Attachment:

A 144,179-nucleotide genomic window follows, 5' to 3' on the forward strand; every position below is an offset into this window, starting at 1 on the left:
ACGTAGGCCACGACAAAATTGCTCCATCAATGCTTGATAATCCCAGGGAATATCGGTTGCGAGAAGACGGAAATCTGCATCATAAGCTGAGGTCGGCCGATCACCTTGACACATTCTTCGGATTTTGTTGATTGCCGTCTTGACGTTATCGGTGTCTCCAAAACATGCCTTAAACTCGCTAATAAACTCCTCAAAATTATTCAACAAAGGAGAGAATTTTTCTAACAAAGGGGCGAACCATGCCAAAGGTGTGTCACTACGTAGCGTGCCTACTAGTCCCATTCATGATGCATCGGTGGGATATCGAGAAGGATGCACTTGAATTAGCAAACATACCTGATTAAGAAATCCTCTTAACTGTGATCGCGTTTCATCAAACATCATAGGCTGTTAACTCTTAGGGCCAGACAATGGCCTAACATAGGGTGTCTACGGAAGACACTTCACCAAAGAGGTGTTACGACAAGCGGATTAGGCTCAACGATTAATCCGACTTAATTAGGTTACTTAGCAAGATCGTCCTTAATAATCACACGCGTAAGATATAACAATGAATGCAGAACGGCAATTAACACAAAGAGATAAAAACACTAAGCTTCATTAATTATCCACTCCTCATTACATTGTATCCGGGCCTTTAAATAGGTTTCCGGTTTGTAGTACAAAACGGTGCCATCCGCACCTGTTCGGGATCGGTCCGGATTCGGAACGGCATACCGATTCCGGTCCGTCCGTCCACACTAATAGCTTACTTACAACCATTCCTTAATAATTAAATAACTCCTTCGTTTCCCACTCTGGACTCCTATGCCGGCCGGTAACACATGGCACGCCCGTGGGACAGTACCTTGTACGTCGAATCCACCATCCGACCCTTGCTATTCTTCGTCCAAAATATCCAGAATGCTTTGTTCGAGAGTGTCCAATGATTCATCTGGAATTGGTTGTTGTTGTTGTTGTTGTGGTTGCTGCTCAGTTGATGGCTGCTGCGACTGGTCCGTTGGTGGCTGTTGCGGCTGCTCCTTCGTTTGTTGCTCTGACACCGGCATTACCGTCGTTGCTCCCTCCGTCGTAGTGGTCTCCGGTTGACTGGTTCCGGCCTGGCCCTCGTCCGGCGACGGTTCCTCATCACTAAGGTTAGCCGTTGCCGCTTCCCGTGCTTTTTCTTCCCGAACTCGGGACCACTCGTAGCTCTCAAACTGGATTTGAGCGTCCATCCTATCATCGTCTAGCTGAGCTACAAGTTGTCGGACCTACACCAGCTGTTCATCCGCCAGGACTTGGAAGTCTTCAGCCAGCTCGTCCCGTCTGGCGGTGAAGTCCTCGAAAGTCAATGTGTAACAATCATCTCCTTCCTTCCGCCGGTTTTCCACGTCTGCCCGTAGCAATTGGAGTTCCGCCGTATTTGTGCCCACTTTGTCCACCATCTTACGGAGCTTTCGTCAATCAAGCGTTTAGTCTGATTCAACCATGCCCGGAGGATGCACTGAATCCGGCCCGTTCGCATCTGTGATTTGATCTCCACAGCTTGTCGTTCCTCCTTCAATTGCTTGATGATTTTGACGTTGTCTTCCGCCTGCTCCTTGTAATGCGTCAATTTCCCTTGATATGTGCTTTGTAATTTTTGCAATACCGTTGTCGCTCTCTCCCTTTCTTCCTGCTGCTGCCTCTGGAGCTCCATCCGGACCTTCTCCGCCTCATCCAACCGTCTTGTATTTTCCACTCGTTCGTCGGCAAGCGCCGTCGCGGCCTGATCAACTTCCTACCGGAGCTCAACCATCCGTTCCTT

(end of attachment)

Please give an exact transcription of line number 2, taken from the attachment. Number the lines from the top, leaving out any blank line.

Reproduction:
ACGTAGGCCACGACAAAATTGCTCCATCAATGCTTGATAATCCCAGGGAATATCGGTTGCGAGAAGACGGAAATCTGCATCATAAGCTGAGGTCGGCCGATCACCTTGACACATTCTTCGGATTTTGTTGATTGCCGTCTTGACGTTATCGGTGTCTCCAAAACATGCCTTAAACTCGCTAATAAACTCCTCAAAATTATTCAACAAAGGAGAGAATTTTTCTAACAAAGGGGCGAACCATGCCAAAGGTGTGTCACTACGTAGCGTGCCTACTAGTCCCATTCATGATGCATCGGTGGGATATCGAGAAGGATGCACTTGAATTAGCAAACATACCTGATTAAGAAATCCTCTTAACTGTGATCGCGTTTCATCAAACATCATAGGCTGTTAACTCTTAGGGCCAGACAATGGCCTAACATAGGGTGTCTACGGAAGACACTTCACCAAAGAGGTGTTACGACAAGCGGATTAGGCTCAACGATTAATCCGACTTAATTAGGTTACTTAGCAAGATCGTCCTTAATAATCACACGCGTAAGATATAACAATGAATGCAGAACGGCAATTAACACAAAGAGATAAAAACACTAAGCTTCATTAATTATCCACTCCTCATTACATTGTATCCGGGCCTTTAAATAGGTTTCCGGTTTGTAGTACAAAACGGTGCCATCCGCACCTGTTCGGGATCGGTCCGGATTCGGAACGGCATACCGATTCCGGTCCGTCCGTCCACACTAATAGCTTACTTACAACCATTCCTTAATAATTAAATAACTCCTTCGTTTCCCACTCTGGACTCCTATGCCGGCCGGTAACACATGGCACGCCCGTGGGACAGTACCTTGTACGTCGAATCCACCATCCGACCCTTGCTATTCTTCGTCCAAAATATCCAGAATGCTTTGTTCGAGAGTGTCCAATGATTCATCTGGAATTGGTTGTTGTTGTTGTTGTTGTGGTTGCTGCTCAGTTGATGGCTGCTGCGACTGGTCCGTTGGTGGCTGTTGCGGCTGCTCCTTCGTTTGTTGCTCTGACACCGGCATTACCGTCGTTGCTCCCTCCGTCGTAGTGGTCTCCGGTTGACTGGTTCCGGCCTGGCCCTCGTCCGGCGACGGTTCCTCATCACTAAGGTTAGCCGTTGCCGCTTCCCGTGCTTTTTCTTCCCGAACTCGGGACCACTCGTAGCTCTCAAACTGGATTTGAGCGTCCATCCTATCATCGTCTAGCTGAGCTACAAGTTGTCGGACCTACACCAGCTGTTCATCCGCCAGGACTTGGAAGTCTTCAGCCAGCTCGTCCCGTCTGGCGGTGAAGTCCTCGAAAGTCAATGTGTAACAATCATCTCCTTCCTTCCGCCGGTTTTCCACGTCTGCCCGTAGCAATTGGAGTTCCGCCGTATTTGTGCCCACTTTGTCCACCATCTTACGGAGCTTTCGTCAATCAAGCGTTTAGTCTGATTCAACCATGCCCGGAGGATGCACTGAATCCGGCCCGTTCGCATCTGTGATTTGATCTCCACAGCTTGTCGTTCCTCCTTCAATTGCTTGATGATTTTGACGTTGTCTTCCGCCTGCTCCTTGTAATGCGTCAATTTCCCTTGATATGTGCTTTGTAATTTTTGCAATACCGTTGTCGCTCTCTCCCTTTCTTCCTGCTGCTGCCTCTGGAGCTCCATCCGGACCTTCTCCGCCTCATCCAACCGTCTTGTATTTTCCACTCGTTCGTCGGCAAGCGCCGTCGCGGCCTGATCAACTTCCTACCGGAGCTCAACCATCCGTTCCTT